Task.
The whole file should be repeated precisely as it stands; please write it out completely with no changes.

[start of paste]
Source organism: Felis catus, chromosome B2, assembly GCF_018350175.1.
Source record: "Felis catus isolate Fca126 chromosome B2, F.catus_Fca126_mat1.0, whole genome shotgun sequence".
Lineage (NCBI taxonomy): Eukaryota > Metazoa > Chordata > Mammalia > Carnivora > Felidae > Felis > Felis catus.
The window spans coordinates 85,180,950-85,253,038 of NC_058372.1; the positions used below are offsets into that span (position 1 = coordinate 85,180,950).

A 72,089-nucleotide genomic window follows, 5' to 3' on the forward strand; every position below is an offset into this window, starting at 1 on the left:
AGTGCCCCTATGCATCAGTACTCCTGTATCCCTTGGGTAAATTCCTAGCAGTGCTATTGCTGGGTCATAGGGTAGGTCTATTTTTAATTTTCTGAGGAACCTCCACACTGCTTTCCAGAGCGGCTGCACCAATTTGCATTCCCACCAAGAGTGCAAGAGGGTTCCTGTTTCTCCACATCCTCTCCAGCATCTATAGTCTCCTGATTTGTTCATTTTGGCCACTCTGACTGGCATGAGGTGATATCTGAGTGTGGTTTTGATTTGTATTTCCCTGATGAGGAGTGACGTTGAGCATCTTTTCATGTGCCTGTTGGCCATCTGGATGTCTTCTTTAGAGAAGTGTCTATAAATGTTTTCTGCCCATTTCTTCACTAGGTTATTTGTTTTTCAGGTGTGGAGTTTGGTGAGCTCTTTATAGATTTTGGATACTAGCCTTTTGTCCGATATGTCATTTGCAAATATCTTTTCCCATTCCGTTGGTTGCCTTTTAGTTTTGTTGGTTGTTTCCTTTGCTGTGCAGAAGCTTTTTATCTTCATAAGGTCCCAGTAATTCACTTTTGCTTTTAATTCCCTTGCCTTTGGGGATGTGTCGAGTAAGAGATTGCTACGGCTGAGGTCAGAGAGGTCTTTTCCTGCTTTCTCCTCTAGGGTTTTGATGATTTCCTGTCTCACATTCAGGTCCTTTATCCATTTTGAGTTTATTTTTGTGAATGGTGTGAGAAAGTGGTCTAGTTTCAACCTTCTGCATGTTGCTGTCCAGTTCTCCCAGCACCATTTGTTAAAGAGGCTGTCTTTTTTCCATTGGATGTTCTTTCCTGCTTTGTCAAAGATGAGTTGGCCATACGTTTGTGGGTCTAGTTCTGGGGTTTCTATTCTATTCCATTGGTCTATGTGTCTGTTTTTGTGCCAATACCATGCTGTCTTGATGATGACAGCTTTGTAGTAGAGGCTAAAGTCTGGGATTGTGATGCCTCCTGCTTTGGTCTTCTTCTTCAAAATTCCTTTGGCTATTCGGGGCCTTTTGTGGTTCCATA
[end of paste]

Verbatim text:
Source organism: Felis catus, chromosome B2, assembly GCF_018350175.1.
Source record: "Felis catus isolate Fca126 chromosome B2, F.catus_Fca126_mat1.0, whole genome shotgun sequence".
Lineage (NCBI taxonomy): Eukaryota > Metazoa > Chordata > Mammalia > Carnivora > Felidae > Felis > Felis catus.
The window spans coordinates 85,180,950-85,253,038 of NC_058372.1; the positions used below are offsets into that span (position 1 = coordinate 85,180,950).

A 72,089-nucleotide genomic window follows, 5' to 3' on the forward strand; every position below is an offset into this window, starting at 1 on the left:
AGTGCCCCTATGCATCAGTACTCCTGTATCCCTTGGGTAAATTCCTAGCAGTGCTATTGCTGGGTCATAGGGTAGGTCTATTTTTAATTTTCTGAGGAACCTCCACACTGCTTTCCAGAGCGGCTGCACCAATTTGCATTCCCACCAAGAGTGCAAGAGGGTTCCTGTTTCTCCACATCCTCTCCAGCATCTATAGTCTCCTGATTTGTTCATTTTGGCCACTCTGACTGGCATGAGGTGATATCTGAGTGTGGTTTTGATTTGTATTTCCCTGATGAGGAGTGACGTTGAGCATCTTTTCATGTGCCTGTTGGCCATCTGGATGTCTTCTTTAGAGAAGTGTCTATAAATGTTTTCTGCCCATTTCTTCACTAGGTTATTTGTTTTTCAGGTGTGGAGTTTGGTGAGCTCTTTATAGATTTTGGATACTAGCCTTTTGTCCGATATGTCATTTGCAAATATCTTTTCCCATTCCGTTGGTTGCCTTTTAGTTTTGTTGGTTGTTTCCTTTGCTGTGCAGAAGCTTTTTATCTTCATAAGGTCCCAGTAATTCACTTTTGCTTTTAATTCCCTTGCCTTTGGGGATGTGTCGAGTAAGAGATTGCTACGGCTGAGGTCAGAGAGGTCTTTTCCTGCTTTCTCCTCTAGGGTTTTGATGATTTCCTGTCTCACATTCAGGTCCTTTATCCATTTTGAGTTTATTTTTGTGAATGGTGTGAGAAAGTGGTCTAGTTTCAACCTTCTGCATGTTGCTGTCCAGTTCTCCCAGCACCATTTGTTAAAGAGGCTGTCTTTTTTCCATTGGATGTTCTTTCCTGCTTTGTCAAAGATGAGTTGGCCATACGTTTGTGGGTCTAGTTCTGGGGTTTCTATTCTATTCCATTGGTCTATGTGTCTGTTTTTGTGCCAATACCATGCTGTCTTGATGATGACAGCTTTGTAGTAGAGGCTAAAGTCTGGGATTGTGATGCCTCCTGCTTTGGTCTTCTTCTTCAAAATTCCTTTGGCTATTCGGGGCCTTTTGTGGTTCCATA